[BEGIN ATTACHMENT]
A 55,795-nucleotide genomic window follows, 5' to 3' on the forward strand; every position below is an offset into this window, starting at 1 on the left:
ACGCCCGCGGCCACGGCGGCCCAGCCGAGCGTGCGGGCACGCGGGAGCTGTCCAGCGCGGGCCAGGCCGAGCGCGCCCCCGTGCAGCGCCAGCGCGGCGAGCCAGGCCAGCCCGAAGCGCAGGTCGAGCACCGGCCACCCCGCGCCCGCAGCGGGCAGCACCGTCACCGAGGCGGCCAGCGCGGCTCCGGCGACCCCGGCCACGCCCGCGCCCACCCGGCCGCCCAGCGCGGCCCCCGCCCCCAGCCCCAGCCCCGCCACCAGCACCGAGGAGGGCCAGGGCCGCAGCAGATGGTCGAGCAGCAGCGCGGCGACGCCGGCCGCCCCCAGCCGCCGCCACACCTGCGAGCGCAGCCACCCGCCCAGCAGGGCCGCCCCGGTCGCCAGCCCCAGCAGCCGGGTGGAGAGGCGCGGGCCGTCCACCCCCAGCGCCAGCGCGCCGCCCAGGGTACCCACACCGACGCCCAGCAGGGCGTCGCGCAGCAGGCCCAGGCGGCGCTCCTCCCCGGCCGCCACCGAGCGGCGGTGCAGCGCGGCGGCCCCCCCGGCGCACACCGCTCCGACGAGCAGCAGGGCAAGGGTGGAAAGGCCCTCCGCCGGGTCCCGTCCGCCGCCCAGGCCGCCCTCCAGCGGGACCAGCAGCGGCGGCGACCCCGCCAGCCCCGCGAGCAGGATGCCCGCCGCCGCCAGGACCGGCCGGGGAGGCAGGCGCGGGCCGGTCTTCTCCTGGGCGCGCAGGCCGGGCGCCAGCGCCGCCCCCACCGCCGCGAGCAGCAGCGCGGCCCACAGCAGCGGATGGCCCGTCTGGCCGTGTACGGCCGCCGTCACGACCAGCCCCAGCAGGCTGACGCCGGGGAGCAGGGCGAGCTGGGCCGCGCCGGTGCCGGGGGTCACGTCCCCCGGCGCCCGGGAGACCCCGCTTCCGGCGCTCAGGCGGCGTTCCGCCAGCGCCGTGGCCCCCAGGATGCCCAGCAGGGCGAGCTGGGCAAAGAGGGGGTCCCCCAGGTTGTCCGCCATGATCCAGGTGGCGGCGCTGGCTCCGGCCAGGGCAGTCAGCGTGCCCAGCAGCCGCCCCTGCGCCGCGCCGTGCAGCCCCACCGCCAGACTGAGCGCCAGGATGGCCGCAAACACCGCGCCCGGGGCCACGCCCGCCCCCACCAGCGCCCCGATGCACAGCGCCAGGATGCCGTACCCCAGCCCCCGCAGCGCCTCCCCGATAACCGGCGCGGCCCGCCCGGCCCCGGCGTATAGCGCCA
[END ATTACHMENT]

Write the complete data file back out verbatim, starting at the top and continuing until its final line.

A 55,795-nucleotide genomic window follows, 5' to 3' on the forward strand; every position below is an offset into this window, starting at 1 on the left:
ACGCCCGCGGCCACGGCGGCCCAGCCGAGCGTGCGGGCACGCGGGAGCTGTCCAGCGCGGGCCAGGCCGAGCGCGCCCCCGTGCAGCGCCAGCGCGGCGAGCCAGGCCAGCCCGAAGCGCAGGTCGAGCACCGGCCACCCCGCGCCCGCAGCGGGCAGCACCGTCACCGAGGCGGCCAGCGCGGCTCCGGCGACCCCGGCCACGCCCGCGCCCACCCGGCCGCCCAGCGCGGCCCCCGCCCCCAGCCCCAGCCCCGCCACCAGCACCGAGGAGGGCCAGGGCCGCAGCAGATGGTCGAGCAGCAGCGCGGCGACGCCGGCCGCCCCCAGCCGCCGCCACACCTGCGAGCGCAGCCACCCGCCCAGCAGGGCCGCCCCGGTCGCCAGCCCCAGCAGCCGGGTGGAGAGGCGCGGGCCGTCCACCCCCAGCGCCAGCGCGCCGCCCAGGGTACCCACACCGACGCCCAGCAGGGCGTCGCGCAGCAGGCCCAGGCGGCGCTCCTCCCCGGCCGCCACCGAGCGGCGGTGCAGCGCGGCGGCCCCCCCGGCGCACACCGCTCCGACGAGCAGCAGGGCAAGGGTGGAAAGGCCCTCCGCCGGGTCCCGTCCGCCGCCCAGGCCGCCCTCCAGCGGGACCAGCAGCGGCGGCGACCCCGCCAGCCCCGCGAGCAGGATGCCCGCCGCCGCCAGGACCGGCCGGGGAGGCAGGCGCGGGCCGGTCTTCTCCTGGGCGCGCAGGCCGGGCGCCAGCGCCGCCCCCACCGCCGCGAGCAGCAGCGCGGCCCACAGCAGCGGATGGCCCGTCTGGCCGTGTACGGCCGCCGTCACGACCAGCCCCAGCAGGCTGACGCCGGGGAGCAGGGCGAGCTGGGCCGCGCCGGTGCCGGGGGTCACGTCCCCCGGCGCCCGGGAGACCCCGCTTCCGGCGCTCAGGCGGCGTTCCGCCAGCGCCGTGGCCCCCAGGATGCCCAGCAGGGCGAGCTGGGCAAAGAGGGGGTCCCCCAGGTTGTCCGCCATGATCCAGGTGGCGGCGCTGGCTCCGGCCAGGGCAGTCAGCGTGCCCAGCAGCCGCCCCTGCGCCGCGCCGTGCAGCCCCACCGCCAGACTGAGCGCCAGGATGGCCGCAAACACCGCGCCCGGGGCCACGCCCGCCCCCACCAGCGCCCCGATGCACAGCGCCAGGATGCCGTACCCCAGCCCCCGCAGCGCCTCCCCGATAACCGGCGCGGCCCGCCCGGCCCCGGCGTATAGCGCCA